If the declining dollar has grounded your plans to travel abroad this summer, you might consider expanding your international experience right in your own backyard.

August is an ideal time to volunteer as a host for international students. You may offer hospitality for a single meal, a short- or long-term homestay, or even a school-term residency.

American colleges and universities have recruited record numberes of international students during the past few years, and August finds them between semesters and often short of funds for a trip home.

Also, increasing numbers of students from Europe and Japan are making their first visits to the States for their traditional August vacations. Some come individually or with friends, and request homestays to meet Americans and to help improve their own English-language skills.

Although the student homestay is no longer a novelty, it is very much alive, and the current influx of both resident and touring students does help balance American dollars spent abroad.

If you do decide to invest your time, you may be surprised at some of the returns. You could, for example, find your teen-age son, who has yet to associate with the local female population, confidently escorting three dansk datters around town; or you may find yourself learning from a Persian how to make horesh ; or, from a Yameni, how to make foutou ; or practicing your textbook French with Continental teen-agers who turn down your wine for orange juice; or learning where to find ice skating in equatorial Africa.

Some of Washington's resident students are officially selected and sent by their governments for an elitist education. Hospitality is often arranged by their official sponsoring organizations.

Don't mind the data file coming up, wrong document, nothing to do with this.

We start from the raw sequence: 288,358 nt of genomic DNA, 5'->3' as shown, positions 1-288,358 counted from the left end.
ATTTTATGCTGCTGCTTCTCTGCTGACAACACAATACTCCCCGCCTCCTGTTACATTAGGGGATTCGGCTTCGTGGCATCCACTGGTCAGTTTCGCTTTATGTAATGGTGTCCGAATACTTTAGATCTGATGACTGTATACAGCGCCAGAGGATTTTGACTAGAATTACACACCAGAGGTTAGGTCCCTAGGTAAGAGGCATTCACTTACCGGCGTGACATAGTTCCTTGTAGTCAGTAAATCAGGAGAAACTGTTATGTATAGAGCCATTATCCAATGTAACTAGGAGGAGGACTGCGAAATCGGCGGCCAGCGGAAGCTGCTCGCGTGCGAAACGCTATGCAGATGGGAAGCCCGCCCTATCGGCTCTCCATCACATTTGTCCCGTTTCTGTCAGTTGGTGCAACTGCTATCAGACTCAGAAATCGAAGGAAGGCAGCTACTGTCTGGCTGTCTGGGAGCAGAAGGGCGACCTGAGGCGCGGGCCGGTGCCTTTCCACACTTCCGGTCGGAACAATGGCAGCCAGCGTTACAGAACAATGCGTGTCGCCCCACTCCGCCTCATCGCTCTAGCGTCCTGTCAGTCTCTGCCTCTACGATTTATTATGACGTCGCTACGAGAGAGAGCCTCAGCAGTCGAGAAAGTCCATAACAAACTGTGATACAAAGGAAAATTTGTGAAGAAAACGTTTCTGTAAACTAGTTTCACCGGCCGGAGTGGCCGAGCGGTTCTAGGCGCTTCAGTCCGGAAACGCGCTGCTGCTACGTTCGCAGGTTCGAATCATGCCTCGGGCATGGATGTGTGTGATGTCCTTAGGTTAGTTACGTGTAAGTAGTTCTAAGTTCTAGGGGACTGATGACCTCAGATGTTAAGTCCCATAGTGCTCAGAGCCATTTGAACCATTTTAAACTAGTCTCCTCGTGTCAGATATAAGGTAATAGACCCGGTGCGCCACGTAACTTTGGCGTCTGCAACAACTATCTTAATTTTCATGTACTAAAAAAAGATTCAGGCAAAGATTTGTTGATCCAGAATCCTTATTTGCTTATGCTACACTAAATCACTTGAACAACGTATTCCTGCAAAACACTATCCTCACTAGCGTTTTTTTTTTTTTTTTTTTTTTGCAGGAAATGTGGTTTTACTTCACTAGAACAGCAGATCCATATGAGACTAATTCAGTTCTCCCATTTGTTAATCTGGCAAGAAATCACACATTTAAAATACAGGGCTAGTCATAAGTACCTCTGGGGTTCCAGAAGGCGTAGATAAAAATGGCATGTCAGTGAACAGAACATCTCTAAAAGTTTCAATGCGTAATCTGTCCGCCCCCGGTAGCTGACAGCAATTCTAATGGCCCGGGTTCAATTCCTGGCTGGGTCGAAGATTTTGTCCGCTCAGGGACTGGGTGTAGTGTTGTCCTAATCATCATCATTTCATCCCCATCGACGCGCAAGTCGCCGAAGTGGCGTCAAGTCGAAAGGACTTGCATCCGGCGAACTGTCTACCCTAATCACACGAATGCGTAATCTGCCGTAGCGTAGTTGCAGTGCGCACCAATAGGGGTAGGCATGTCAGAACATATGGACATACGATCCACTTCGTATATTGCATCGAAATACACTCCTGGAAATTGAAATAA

Many more are here because their home countries are producing far more high-school graduates than their universities can absorb. They represent a newly emerging middle class, usually middle-income, studying for middle-level administrative and technical jobs. Although they come from all parts of the world, a large percentage are from the Middle East.

Most have a fairly good command of the English language and most have quickly adopted prevailing patterns of dress.

As you get acquainted, however, you will discover some of the more subtle differences in cultural patterns. The Japanese, for example, are so polite they may reluctant to use a negative response; instead, they will have a range of affirmatives to which the American should be attuned. Some Middle Easteners, on the other hand, are apt to be noncommital unless an offer or request is repeated two or three times.

You may find your guest is put off by the impersonality of suburban shopping, or that he responds joyously to the most jostling of crowds, or that he frowns on outdoor sports with his female American friends. (Women in his part of the world may be expected to move at a sedate pace.)

If your car needs work at the garage, or body shop, your student guest may value the chance to follow along. You may find that by American standards he has had little instruction in the operation and care of a motor vehicle.

When you invite your student for a homecooked meal, you might include grocery shopping and preparation in the invitation. One student spent his first visit to an American kitchen going through the spice bottles and unscrewing the tops to find those that were familiar.